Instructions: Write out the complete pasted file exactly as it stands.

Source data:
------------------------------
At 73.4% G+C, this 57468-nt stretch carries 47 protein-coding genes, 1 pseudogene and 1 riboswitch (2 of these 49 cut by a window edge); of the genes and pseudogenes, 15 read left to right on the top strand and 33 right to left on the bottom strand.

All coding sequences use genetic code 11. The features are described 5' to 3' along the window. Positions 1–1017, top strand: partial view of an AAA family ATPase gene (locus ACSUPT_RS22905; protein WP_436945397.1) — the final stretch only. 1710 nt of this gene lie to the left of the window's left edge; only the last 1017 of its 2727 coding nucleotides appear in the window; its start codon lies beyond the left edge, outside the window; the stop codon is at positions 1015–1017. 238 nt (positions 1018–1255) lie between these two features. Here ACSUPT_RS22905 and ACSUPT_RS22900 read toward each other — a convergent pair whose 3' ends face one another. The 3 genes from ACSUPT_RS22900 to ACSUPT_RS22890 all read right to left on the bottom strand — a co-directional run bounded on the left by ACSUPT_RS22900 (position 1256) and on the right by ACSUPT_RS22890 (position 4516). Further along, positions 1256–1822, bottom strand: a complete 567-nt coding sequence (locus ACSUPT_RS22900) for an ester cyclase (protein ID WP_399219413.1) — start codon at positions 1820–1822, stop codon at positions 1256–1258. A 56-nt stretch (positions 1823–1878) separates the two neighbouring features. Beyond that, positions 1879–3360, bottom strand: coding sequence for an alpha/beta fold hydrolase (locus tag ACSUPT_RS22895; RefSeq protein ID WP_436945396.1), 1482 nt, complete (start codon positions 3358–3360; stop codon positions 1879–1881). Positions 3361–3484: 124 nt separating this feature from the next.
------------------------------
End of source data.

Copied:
At 73.4% G+C, this 57468-nt stretch carries 47 protein-coding genes, 1 pseudogene and 1 riboswitch (2 of these 49 cut by a window edge); of the genes and pseudogenes, 15 read left to right on the top strand and 33 right to left on the bottom strand.

All coding sequences use genetic code 11. The features are described 5' to 3' along the window. Positions 1–1017, top strand: partial view of an AAA family ATPase gene (locus ACSUPT_RS22905; protein WP_436945397.1) — the final stretch only. 1710 nt of this gene lie to the left of the window's left edge; only the last 1017 of its 2727 coding nucleotides appear in the window; its start codon lies beyond the left edge, outside the window; the stop codon is at positions 1015–1017. 238 nt (positions 1018–1255) lie between these two features. Here ACSUPT_RS22905 and ACSUPT_RS22900 read toward each other — a convergent pair whose 3' ends face one another. The 3 genes from ACSUPT_RS22900 to ACSUPT_RS22890 all read right to left on the bottom strand — a co-directional run bounded on the left by ACSUPT_RS22900 (position 1256) and on the right by ACSUPT_RS22890 (position 4516). Further along, positions 1256–1822, bottom strand: a complete 567-nt coding sequence (locus ACSUPT_RS22900) for an ester cyclase (protein ID WP_399219413.1) — start codon at positions 1820–1822, stop codon at positions 1256–1258. A 56-nt stretch (positions 1823–1878) separates the two neighbouring features. Beyond that, positions 1879–3360, bottom strand: coding sequence for an alpha/beta fold hydrolase (locus tag ACSUPT_RS22895; RefSeq protein ID WP_436945396.1), 1482 nt, complete (start codon positions 3358–3360; stop codon positions 1879–1881). Positions 3361–3484: 124 nt separating this feature from the next.